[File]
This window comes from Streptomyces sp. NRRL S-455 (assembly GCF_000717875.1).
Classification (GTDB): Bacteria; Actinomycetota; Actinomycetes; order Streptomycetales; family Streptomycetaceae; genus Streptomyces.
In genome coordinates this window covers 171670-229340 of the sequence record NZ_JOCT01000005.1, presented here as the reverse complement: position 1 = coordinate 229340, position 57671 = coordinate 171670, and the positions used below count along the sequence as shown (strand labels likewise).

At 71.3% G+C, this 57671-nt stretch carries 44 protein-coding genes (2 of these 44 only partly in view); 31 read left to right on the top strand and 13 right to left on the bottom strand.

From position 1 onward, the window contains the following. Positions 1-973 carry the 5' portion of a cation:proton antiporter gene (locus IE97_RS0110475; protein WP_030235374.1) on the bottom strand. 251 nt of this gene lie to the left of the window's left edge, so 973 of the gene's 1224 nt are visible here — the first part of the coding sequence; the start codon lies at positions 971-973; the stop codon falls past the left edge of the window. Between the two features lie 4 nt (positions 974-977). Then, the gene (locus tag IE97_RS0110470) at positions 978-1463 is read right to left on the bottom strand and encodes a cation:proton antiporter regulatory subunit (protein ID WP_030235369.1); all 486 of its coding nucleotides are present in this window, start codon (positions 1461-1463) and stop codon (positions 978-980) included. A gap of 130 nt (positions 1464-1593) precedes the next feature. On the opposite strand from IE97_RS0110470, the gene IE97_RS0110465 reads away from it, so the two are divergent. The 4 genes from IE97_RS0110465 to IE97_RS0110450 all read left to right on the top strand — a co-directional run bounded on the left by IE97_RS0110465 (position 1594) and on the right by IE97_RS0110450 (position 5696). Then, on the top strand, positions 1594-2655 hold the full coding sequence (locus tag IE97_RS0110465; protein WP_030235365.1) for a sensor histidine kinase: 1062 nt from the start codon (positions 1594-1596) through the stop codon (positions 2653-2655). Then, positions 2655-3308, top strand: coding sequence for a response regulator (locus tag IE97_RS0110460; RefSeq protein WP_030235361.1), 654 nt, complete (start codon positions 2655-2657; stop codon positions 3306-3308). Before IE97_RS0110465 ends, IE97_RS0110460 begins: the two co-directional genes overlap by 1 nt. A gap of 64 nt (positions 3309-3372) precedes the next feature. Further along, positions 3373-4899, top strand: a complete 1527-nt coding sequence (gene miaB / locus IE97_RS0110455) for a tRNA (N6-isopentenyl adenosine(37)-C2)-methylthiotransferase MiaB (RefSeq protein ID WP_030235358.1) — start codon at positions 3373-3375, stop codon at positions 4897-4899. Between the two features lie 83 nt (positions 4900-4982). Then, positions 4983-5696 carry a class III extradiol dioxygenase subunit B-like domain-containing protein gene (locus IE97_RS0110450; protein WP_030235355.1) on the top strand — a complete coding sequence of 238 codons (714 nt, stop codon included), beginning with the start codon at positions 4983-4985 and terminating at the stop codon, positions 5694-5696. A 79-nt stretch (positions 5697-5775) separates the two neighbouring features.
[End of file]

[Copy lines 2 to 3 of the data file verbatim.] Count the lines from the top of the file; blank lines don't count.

Classification (GTDB): Bacteria; Actinomycetota; Actinomycetes; order Streptomycetales; family Streptomycetaceae; genus Streptomyces.
In genome coordinates this window covers 171670-229340 of the sequence record NZ_JOCT01000005.1, presented here as the reverse complement: position 1 = coordinate 229340, position 57671 = coordinate 171670, and the positions used below count along the sequence as shown (strand labels likewise).